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19th Century Portraits

History of St. Petersburg Museum: Rumyantsev Mansion


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Nightmare at sea

Published: December 10, 2004 (Issue # 1028)

Mourners at the burial of the Kursk's captain, Gennady Lyachin, in St. Petersburg in March 2002. Just before midday on Aug. 12, 2000, the Kursk submarine sank following two explosions during a military exercise in the Barents Sea. When news of the disaster broke two days later, riddled with official lies, the media went into a feeding frenzy: One hundred and eighteen patriotic sailors trapped at the bottom of the sea in a Russian nuclear submarine made an emotive story, especially during the slow news months of summer.

But as the truth about the disaster emerged, it was the reaction of the Russian military - befuddled, self-contradictory and intentionally deceptive - that took center stage. No less shocking was newly elected president Vladimir Putin's decision to continue his vacation on the Black Sea while the submarine accident was making headlines across the world. In short, the Russian leadership gave a brilliant example of how not to handle a crisis. The Kursk had been participating in an exercise intended to illustrate to the world that Russia was still a major player, but the inept reaction of the Kremlin - and especially the Navy - exposed the decline of the country and its military instead.

Skillfully building up tension in "Cry From the Deep," Ramsey Flynn, an American investigative journalist who admits he had never worked in Russia before beginning the book, gives a readable, if overly emotional, blow-by-blow account of a disaster whose causes are still fraught with debate. To this day, many in the Russian Navy think that the Kursk was sunk by a collision with a U.S. or British submarine, even though Putin has said that there is little proof of such a theory. Indeed, it's hard to believe that evidence of a collision would have been withheld by the Russians if it existed.

Flynn argues with skill that a faulty torpedo was to blame for the sinking of the Kursk - the same conclusion reached by Prosecutor General Vladimir Ustinov in the official inquiry. The torpedo that sank the Kursk was a Type 65-76, more familiarly known as a tolstushka, or "fat girl," because of its size. The tolstushka has a bad reputation among sailors since the high-test hydrogen peroxide that it uses as an oxidizer can break down upon contact with common catalysts, rapidly expanding in volume and creating massive temperatures. The weapon had been loaded onto the Kursk on Aug. 3 with a "flood of paperwork irregularities," and roughly handled in the process. In an indication of how bad it is to be a sailor in the Northern Fleet, military analysts have claimed that submarine crews often have to pay torpedo units to ensure that they get well functioning weapons.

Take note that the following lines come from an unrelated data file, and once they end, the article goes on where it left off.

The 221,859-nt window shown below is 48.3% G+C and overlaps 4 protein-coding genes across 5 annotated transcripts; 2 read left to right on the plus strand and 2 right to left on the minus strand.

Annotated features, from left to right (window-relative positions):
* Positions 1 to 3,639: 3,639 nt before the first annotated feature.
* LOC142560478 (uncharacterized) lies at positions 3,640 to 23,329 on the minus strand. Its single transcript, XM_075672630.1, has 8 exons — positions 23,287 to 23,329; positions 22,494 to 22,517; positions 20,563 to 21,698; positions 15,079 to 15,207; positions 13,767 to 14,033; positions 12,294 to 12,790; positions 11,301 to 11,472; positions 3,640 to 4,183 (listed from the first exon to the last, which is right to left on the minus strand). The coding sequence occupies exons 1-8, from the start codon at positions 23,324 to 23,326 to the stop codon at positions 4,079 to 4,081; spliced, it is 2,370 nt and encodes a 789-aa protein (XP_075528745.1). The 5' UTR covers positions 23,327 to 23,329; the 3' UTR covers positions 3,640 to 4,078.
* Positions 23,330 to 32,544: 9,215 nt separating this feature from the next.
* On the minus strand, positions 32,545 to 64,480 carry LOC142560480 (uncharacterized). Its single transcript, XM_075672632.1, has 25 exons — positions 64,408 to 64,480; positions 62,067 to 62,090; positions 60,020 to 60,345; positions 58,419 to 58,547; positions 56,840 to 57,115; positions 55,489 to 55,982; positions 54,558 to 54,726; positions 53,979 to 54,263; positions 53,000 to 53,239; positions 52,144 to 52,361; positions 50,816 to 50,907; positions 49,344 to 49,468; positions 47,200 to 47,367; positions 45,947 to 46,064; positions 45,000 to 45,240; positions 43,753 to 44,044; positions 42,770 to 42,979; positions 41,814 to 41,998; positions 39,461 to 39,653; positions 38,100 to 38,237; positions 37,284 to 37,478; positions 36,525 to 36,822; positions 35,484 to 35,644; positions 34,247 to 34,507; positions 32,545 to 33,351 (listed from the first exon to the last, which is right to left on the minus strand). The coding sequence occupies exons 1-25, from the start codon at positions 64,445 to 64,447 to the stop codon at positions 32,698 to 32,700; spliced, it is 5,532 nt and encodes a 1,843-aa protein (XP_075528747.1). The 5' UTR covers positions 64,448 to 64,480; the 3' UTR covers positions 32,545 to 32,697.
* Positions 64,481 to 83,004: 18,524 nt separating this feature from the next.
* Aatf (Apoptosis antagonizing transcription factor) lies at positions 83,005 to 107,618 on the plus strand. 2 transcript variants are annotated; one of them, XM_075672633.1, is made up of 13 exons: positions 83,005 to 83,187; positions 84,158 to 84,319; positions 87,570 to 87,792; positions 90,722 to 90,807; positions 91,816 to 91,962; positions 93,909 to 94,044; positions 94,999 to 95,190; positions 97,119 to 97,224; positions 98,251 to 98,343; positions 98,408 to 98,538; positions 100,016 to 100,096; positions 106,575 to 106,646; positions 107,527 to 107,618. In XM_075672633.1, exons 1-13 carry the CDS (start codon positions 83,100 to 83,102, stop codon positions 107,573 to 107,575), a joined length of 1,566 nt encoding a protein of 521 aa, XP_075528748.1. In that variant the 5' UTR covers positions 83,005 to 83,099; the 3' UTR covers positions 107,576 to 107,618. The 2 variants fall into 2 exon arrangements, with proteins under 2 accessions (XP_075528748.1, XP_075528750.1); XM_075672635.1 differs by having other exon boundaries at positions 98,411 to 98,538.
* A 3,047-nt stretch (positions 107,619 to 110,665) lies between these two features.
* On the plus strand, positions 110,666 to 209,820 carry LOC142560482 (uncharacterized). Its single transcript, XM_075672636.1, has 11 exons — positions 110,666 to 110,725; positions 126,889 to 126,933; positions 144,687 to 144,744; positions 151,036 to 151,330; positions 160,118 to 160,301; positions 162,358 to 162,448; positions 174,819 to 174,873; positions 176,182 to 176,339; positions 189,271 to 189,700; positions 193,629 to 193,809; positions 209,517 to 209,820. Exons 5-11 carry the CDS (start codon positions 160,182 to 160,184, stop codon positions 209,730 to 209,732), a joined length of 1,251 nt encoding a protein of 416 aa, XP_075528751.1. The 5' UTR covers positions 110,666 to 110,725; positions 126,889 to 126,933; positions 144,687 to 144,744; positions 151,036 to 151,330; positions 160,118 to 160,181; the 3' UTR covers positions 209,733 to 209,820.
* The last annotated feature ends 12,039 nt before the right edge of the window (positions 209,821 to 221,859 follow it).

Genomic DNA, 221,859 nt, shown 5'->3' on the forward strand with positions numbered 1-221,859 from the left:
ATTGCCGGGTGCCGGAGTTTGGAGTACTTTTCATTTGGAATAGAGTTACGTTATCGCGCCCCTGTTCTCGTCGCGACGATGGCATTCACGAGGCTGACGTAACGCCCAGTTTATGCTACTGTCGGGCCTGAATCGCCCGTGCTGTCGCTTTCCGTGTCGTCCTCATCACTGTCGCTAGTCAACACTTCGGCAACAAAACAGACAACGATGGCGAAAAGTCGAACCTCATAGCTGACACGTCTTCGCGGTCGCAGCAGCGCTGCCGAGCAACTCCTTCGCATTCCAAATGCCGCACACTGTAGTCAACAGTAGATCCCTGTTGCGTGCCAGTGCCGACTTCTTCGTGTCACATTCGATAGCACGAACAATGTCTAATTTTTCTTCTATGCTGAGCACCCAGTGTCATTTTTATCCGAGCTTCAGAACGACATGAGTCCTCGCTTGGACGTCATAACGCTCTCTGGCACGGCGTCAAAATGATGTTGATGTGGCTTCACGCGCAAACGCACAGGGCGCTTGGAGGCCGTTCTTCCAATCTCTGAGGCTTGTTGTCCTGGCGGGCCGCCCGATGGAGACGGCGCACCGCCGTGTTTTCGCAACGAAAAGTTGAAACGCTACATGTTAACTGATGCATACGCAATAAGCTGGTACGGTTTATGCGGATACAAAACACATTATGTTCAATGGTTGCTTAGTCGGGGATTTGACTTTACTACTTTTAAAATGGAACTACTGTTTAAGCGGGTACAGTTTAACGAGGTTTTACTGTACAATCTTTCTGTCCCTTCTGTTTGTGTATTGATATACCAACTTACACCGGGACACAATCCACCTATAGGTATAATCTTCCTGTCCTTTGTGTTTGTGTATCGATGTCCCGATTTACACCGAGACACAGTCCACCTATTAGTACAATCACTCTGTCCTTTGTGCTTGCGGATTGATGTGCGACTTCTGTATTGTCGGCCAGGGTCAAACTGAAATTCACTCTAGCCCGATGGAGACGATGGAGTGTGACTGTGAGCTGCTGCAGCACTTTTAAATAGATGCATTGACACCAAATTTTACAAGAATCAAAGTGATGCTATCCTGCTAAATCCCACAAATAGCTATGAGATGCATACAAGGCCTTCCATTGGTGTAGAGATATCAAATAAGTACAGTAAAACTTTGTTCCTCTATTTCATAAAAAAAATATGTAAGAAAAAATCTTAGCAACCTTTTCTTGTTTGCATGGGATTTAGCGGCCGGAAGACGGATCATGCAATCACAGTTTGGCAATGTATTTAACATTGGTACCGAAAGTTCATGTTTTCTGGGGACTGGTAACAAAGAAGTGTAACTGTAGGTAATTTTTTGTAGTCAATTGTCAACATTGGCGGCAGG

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Sunday, Dec. 21

The Zenit St. Petersburg basketball team returns to the northern capital this evening for a matchup with Krasny Oktyabr, a Volgograd-based basketball club. Tickets for the game, which tips off at 6 p.m. this evening, can be purchased on the club’s website or at their arena, Sibur Arena, on Krestovsky island.

Satisfy your sugar cravings during Sweet New Year, an ongoing seasonal festival at the Raduga shopping center. Each weekend of December will welcome hungry visitors to taste hundreds of different kinds of desserts. Workshops are open to visitors and seasonal gifts can also be purchased for those rushing to finish their New Year shopping.

Monday, Dec. 22

Pick out the latest fashions as holiday gifts for loved ones or as early presents for yourself during the Christmas Design Sale at Kraft on Obvodny Kanal, starting on Dec. 20 and continuing through Dec. 27. Designer clothes will be on sale every day of the week or you can buy something more festive to decorate the home while sipping on hot coffee and perusing the various master classes.

Tuesday, Dec. 23

Meet Arctic explorers Fedor Konukhov and Viktor Simonov during SPIBA’s and Capital Legal Service’s event “Arctic Expedition” this morning in the Mertens House business center at 21 Nevsky Prospekt. The meeting will discuss the explorers’ ongoing eco-social project and how companies can use the project as a unique marketing opportunity. Email by Dec. 22 if you wish to attend.

Wednesday, Dec. 24

The Anglican Church of St. Petersburg we will be holding a Christmas Eve service at 7 p.m. led by Rev Wm. Shepley Curtis of the Episcopal Church. The service will be held at the Swedish Church at 1/3 Malaya Konyushennaya Ulitsa.

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